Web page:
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Germany to Compensate Italian Jewry for Nazi Ransom, Stolen Library

The West German Government has agreed to pay the Italian Jewish community a total of 4,500,000 Deutschemarks ($1,125,000) in compensation for the 110 pounds of gold and the 70,000-volume library which the Nazi occupation authorities exacted from the Jews of Rome in October 1943, in return for a pledge by the Nazis guaranteeing their safety. The Nazis later broke their pledge, when thousands of Rome’s Jews were deported to death camps.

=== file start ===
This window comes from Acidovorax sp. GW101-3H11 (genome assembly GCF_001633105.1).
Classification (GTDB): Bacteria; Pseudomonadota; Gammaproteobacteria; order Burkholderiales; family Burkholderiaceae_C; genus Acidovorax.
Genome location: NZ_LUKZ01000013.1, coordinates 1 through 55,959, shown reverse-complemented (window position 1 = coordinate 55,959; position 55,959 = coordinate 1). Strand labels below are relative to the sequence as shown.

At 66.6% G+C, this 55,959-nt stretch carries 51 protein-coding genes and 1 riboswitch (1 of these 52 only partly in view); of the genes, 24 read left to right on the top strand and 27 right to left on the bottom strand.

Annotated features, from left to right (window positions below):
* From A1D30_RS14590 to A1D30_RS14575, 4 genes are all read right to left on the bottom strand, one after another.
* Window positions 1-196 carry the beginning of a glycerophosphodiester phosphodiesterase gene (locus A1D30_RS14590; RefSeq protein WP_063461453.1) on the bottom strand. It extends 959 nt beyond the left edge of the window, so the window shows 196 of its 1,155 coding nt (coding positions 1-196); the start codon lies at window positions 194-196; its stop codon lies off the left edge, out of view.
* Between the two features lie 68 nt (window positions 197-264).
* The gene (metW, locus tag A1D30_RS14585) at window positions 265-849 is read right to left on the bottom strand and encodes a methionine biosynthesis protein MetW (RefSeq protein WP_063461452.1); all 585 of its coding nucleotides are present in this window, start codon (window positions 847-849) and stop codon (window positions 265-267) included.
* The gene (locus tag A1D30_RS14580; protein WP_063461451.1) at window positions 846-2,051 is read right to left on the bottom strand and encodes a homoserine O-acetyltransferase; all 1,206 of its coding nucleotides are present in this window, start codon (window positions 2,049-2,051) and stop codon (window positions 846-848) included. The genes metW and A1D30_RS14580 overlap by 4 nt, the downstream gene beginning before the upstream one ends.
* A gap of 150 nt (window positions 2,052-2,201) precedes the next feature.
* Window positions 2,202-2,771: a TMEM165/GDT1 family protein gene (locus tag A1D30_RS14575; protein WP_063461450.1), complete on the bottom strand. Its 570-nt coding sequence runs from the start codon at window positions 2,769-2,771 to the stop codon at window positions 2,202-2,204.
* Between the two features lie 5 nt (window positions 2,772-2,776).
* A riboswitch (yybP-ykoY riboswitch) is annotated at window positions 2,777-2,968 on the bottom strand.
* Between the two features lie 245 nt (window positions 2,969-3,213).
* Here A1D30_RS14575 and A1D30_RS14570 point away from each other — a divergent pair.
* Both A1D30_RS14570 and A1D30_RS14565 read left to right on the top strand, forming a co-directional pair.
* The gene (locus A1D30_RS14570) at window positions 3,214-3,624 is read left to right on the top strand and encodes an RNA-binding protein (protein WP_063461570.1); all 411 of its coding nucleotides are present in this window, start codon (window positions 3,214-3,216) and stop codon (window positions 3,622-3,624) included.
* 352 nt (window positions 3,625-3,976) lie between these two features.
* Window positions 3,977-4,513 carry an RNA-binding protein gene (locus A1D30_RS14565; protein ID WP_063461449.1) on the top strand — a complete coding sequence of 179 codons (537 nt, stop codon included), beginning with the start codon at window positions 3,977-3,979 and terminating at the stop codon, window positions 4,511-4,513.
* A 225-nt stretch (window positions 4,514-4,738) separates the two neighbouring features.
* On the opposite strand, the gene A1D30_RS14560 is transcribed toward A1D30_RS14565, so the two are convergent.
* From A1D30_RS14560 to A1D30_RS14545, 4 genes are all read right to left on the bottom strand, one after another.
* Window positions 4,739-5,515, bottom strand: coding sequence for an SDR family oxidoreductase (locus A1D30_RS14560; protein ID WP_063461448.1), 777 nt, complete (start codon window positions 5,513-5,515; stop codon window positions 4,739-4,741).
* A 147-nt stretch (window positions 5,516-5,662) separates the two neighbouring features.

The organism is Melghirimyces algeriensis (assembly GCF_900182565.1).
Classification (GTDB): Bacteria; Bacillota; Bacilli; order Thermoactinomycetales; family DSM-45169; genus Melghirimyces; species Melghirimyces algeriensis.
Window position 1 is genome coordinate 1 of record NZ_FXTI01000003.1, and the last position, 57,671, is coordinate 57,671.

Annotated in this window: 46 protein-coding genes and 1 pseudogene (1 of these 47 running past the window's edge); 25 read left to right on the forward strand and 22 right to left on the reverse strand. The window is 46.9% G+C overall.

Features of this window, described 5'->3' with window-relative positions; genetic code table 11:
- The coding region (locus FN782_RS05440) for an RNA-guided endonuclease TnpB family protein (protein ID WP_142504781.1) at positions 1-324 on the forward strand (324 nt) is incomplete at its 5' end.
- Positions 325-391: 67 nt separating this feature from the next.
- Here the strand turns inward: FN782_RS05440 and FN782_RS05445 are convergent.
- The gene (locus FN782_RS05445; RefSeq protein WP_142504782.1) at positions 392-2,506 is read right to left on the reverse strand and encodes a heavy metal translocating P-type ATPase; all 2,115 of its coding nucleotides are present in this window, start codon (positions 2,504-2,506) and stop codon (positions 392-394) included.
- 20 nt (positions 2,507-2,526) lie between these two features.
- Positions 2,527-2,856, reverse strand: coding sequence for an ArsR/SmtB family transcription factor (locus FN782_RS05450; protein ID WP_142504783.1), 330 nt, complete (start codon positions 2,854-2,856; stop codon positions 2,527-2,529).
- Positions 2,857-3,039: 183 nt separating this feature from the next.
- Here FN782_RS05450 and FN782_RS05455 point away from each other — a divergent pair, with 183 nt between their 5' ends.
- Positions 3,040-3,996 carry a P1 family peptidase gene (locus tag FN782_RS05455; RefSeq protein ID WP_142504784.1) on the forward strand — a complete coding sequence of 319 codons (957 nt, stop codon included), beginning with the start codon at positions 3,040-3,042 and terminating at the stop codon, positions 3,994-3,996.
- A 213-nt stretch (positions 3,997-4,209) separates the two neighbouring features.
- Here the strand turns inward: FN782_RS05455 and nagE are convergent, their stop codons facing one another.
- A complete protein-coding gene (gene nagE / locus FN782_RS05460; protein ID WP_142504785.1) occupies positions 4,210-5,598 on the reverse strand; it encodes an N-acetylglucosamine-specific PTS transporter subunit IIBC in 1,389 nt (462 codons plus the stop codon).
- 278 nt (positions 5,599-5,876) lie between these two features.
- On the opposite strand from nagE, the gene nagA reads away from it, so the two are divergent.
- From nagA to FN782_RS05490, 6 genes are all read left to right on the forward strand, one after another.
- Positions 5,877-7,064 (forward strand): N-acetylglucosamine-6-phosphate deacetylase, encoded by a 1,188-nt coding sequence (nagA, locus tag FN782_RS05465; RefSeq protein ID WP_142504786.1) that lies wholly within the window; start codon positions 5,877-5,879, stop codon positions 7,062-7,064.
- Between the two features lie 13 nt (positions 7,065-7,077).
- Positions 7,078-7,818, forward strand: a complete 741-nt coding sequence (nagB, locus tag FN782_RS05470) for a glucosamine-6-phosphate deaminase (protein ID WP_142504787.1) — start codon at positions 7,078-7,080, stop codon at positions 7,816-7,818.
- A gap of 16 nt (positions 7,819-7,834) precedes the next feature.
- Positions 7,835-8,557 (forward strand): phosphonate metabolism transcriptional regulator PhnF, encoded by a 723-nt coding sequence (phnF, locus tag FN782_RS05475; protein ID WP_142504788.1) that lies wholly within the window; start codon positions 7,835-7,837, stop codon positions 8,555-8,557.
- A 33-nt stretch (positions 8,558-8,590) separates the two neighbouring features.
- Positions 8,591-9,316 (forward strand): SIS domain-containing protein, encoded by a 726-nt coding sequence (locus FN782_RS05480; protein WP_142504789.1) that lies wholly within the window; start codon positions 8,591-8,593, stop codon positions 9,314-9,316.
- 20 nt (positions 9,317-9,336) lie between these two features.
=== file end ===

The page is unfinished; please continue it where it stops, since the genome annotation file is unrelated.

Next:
The restitution agreement, which followed two years of negotiations, was signed in a Berlin Civil Court this weekend by Fritz Becker, the World Jewish Congress representative in Italy, on behalf of the Union of Italian Jewish Communities and the Rome Jewish community, and by a representative of the West German Foreign Ministry. Half of the restitution funds are to be paid immediately, according to the agreement, while the remainder will be paid when additional funds are allocated by the Bonn Government.

Italian Jewish circles expressed satisfaction today with the terms of the agreement, and said they considered the total adequate compensation. Most of the gold was reportedly found in Silesia at the end of the Second World War. The missing library, which included priceless manuscripts and volumes dating to the 15th century, has never been found.

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